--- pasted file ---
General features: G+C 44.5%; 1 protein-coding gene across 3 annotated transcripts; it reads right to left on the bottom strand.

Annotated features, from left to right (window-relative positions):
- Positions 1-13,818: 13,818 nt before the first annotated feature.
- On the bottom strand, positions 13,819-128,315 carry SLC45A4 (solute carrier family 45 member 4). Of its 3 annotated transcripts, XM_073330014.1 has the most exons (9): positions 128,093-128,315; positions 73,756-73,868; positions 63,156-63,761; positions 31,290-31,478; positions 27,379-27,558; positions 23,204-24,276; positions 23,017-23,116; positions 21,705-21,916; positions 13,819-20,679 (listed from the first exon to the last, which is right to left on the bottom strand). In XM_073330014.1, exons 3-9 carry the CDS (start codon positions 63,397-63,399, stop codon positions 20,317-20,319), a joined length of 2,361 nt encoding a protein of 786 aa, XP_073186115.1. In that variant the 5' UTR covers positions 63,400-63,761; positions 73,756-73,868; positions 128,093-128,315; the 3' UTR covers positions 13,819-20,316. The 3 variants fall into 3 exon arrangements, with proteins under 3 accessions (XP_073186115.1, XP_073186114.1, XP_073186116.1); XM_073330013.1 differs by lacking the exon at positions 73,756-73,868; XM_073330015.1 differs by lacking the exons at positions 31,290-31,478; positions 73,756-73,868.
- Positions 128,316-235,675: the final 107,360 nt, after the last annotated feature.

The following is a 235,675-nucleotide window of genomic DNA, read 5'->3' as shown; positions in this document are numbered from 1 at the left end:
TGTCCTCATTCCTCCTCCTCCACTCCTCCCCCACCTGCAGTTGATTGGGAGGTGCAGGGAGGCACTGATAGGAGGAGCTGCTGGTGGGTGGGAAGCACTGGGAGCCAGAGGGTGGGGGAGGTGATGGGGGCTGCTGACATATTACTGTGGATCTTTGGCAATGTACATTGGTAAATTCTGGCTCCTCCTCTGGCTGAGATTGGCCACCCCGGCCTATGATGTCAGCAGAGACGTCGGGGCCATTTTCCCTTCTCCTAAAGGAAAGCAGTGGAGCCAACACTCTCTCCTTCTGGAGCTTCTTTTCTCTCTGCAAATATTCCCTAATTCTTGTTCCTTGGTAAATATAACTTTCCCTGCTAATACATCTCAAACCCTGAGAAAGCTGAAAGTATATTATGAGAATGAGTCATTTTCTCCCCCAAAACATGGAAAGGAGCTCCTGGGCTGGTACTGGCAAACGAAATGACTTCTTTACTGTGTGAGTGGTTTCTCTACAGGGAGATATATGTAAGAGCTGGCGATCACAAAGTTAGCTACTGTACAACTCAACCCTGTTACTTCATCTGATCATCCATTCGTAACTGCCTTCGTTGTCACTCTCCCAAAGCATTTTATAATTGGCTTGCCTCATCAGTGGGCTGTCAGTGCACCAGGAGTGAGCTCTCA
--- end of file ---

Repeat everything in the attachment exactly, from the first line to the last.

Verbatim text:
General features: G+C 44.5%; 1 protein-coding gene across 3 annotated transcripts; it reads right to left on the bottom strand.

Annotated features, from left to right (window-relative positions):
- Positions 1-13,818: 13,818 nt before the first annotated feature.
- On the bottom strand, positions 13,819-128,315 carry SLC45A4 (solute carrier family 45 member 4). Of its 3 annotated transcripts, XM_073330014.1 has the most exons (9): positions 128,093-128,315; positions 73,756-73,868; positions 63,156-63,761; positions 31,290-31,478; positions 27,379-27,558; positions 23,204-24,276; positions 23,017-23,116; positions 21,705-21,916; positions 13,819-20,679 (listed from the first exon to the last, which is right to left on the bottom strand). In XM_073330014.1, exons 3-9 carry the CDS (start codon positions 63,397-63,399, stop codon positions 20,317-20,319), a joined length of 2,361 nt encoding a protein of 786 aa, XP_073186115.1. In that variant the 5' UTR covers positions 63,400-63,761; positions 73,756-73,868; positions 128,093-128,315; the 3' UTR covers positions 13,819-20,316. The 3 variants fall into 3 exon arrangements, with proteins under 3 accessions (XP_073186115.1, XP_073186114.1, XP_073186116.1); XM_073330013.1 differs by lacking the exon at positions 73,756-73,868; XM_073330015.1 differs by lacking the exons at positions 31,290-31,478; positions 73,756-73,868.
- Positions 128,316-235,675: the final 107,360 nt, after the last annotated feature.

The following is a 235,675-nucleotide window of genomic DNA, read 5'->3' as shown; positions in this document are numbered from 1 at the left end:
TGTCCTCATTCCTCCTCCTCCACTCCTCCCCCACCTGCAGTTGATTGGGAGGTGCAGGGAGGCACTGATAGGAGGAGCTGCTGGTGGGTGGGAAGCACTGGGAGCCAGAGGGTGGGGGAGGTGATGGGGGCTGCTGACATATTACTGTGGATCTTTGGCAATGTACATTGGTAAATTCTGGCTCCTCCTCTGGCTGAGATTGGCCACCCCGGCCTATGATGTCAGCAGAGACGTCGGGGCCATTTTCCCTTCTCCTAAAGGAAAGCAGTGGAGCCAACACTCTCTCCTTCTGGAGCTTCTTTTCTCTCTGCAAATATTCCCTAATTCTTGTTCCTTGGTAAATATAACTTTCCCTGCTAATACATCTCAAACCCTGAGAAAGCTGAAAGTATATTATGAGAATGAGTCATTTTCTCCCCCAAAACATGGAAAGGAGCTCCTGGGCTGGTACTGGCAAACGAAATGACTTCTTTACTGTGTGAGTGGTTTCTCTACAGGGAGATATATGTAAGAGCTGGCGATCACAAAGTTAGCTACTGTACAACTCAACCCTGTTACTTCATCTGATCATCCATTCGTAACTGCCTTCGTTGTCACTCTCCCAAAGCATTTTATAATTGGCTTGCCTCATCAGTGGGCTGTCAGTGCACCAGGAGTGAGCTCTCA